Wyoming Has a Rich History of Climbing
Devils Tower, The Tetons, Tensleep, Wild Iris, Fremont Canyon, Story, Cody, The Wind Rivers, The Bighorns, Fremont Canyon, Casper, Laramie, the list goes on. Wyoming is full of climbing. The geology and formations in our landscape have been luring adventurers towards summits for many years. Add to that the breath taking beauty of wide open vistas, incredible sunsets, a Wild West feel, and countless Pronghorn Antelope bounding across the plains and it becomes easy to understand why so many cant resist. We dont expect that to change any time soon.
Who could resist the Grand Teton? Or the Call of the big granite peaks of the Wind Rivers? The first recorded climb of the Grand Teton is purported to be 1872. Although not born here, Henry Gannett is the reason we have modern topographic maps, was one of the founders of the National Geographic Society, and has a famous WY peak named after him in honor of his work. Wyoming had an official climbing club as early as 1958.
The First Ascent of Devils Tower is reported to be completed by William Rogers and W.L. Ripley via a wooden ladder, July 4, 1893. First technical climbing ascent by Fritz Wiessner, Lawrence Coveney, and William P. House, June 28, 1937. Read more about it courtesy of ThoughtCo.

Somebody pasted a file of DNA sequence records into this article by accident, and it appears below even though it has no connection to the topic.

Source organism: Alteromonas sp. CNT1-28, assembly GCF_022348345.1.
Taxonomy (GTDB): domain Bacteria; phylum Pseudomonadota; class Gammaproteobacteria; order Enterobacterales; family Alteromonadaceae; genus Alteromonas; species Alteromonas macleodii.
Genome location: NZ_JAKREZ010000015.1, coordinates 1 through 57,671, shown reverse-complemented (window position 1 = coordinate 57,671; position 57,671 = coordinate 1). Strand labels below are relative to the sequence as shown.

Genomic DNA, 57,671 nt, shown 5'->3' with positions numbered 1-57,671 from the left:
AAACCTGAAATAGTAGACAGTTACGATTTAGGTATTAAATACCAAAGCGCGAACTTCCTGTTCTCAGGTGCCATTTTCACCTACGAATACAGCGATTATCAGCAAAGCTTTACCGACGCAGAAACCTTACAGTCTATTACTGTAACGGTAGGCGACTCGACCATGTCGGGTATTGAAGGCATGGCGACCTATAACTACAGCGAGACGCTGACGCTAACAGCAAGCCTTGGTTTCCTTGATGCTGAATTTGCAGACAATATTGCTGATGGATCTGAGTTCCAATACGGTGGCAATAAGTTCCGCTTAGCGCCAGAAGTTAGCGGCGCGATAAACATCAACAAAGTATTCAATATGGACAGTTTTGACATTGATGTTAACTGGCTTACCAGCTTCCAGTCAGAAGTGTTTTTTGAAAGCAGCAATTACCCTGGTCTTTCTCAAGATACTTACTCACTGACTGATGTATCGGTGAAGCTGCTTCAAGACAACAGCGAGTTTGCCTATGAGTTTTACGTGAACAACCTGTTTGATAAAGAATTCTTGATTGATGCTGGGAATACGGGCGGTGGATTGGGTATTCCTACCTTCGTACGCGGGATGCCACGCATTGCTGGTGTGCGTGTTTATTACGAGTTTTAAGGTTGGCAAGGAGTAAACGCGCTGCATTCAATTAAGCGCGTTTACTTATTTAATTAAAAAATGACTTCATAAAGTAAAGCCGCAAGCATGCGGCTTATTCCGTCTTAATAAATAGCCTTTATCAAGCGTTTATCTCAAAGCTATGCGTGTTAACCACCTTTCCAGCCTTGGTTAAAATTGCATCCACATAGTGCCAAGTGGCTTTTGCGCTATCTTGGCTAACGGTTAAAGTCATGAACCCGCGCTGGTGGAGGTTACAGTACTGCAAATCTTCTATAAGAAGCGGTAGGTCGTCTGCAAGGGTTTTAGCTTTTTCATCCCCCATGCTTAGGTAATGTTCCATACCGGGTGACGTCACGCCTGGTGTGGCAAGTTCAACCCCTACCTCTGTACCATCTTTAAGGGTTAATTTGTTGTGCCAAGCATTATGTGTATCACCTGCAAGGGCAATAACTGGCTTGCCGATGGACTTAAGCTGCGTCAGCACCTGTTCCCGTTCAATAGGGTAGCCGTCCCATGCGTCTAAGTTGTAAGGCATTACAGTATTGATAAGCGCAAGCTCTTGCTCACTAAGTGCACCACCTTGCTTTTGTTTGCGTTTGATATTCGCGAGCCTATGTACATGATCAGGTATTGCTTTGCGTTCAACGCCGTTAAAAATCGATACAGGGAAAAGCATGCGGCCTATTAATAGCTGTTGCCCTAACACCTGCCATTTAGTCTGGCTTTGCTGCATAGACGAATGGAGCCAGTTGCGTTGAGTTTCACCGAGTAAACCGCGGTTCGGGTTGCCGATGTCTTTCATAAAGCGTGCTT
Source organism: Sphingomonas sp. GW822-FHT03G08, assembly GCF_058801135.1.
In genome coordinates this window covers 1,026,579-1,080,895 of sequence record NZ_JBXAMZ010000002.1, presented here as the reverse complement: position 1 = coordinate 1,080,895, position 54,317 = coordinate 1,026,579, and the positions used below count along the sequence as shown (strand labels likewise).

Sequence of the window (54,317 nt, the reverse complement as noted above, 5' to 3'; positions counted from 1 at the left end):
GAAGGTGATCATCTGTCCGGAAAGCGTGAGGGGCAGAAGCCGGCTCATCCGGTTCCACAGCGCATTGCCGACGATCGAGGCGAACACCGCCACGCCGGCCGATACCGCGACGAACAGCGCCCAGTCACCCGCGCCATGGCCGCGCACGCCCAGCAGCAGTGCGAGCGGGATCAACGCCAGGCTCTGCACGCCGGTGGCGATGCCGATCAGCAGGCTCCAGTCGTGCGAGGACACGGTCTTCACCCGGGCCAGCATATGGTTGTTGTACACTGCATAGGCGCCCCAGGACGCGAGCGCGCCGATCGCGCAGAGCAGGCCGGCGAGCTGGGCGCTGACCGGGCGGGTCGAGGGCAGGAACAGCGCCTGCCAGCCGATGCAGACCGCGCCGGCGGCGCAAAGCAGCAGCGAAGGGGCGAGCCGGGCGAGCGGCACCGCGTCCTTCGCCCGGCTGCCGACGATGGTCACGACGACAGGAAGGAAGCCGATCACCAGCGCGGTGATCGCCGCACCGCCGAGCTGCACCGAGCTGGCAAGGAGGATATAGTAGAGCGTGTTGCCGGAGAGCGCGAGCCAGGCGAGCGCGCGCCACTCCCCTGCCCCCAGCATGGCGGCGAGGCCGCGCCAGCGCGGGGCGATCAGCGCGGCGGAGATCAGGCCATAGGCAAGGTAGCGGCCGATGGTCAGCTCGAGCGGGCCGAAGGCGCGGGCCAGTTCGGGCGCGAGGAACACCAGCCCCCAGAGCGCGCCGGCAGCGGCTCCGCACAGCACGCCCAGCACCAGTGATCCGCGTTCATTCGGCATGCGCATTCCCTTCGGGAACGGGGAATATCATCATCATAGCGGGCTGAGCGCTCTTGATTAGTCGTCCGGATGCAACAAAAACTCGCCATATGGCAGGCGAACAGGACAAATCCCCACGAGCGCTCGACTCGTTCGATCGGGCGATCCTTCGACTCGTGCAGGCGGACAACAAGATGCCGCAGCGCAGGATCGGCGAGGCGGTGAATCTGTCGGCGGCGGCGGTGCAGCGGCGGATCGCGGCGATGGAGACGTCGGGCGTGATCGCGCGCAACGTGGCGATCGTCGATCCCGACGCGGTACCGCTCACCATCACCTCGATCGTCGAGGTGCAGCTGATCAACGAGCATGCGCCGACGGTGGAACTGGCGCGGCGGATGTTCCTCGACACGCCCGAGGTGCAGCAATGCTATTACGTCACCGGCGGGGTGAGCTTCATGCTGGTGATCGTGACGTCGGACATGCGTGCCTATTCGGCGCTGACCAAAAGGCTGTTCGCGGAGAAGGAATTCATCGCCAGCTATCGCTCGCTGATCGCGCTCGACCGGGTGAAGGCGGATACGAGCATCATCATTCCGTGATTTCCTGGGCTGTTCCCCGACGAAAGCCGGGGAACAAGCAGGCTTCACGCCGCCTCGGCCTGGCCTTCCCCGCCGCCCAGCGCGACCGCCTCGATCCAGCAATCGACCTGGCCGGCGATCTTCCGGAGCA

In 1956 the American Alpine Club and the Wyoming Mountaineers celebrated the 50th anniversary of Devils Tower as a National Monument by facilitating 81 ascents and demonstrating to the public that climbing can be done safely if you have the right knowledge and equipment. Read more about it courtesy of the American Alpine Club and journal entries from Walt Bailey.
Bighorns/Cloud Peak Wilderness
Walt Baily, founder of the Wyoming Mountaineers club was a professor at Casper college. You can access a record of his in-state and out of state adventures from the 1950s' here. Courtesy of Rocky Mountain Online Archive.
Wind River Range
Birth of Sport Climbing
Micah Rush. Climbing.com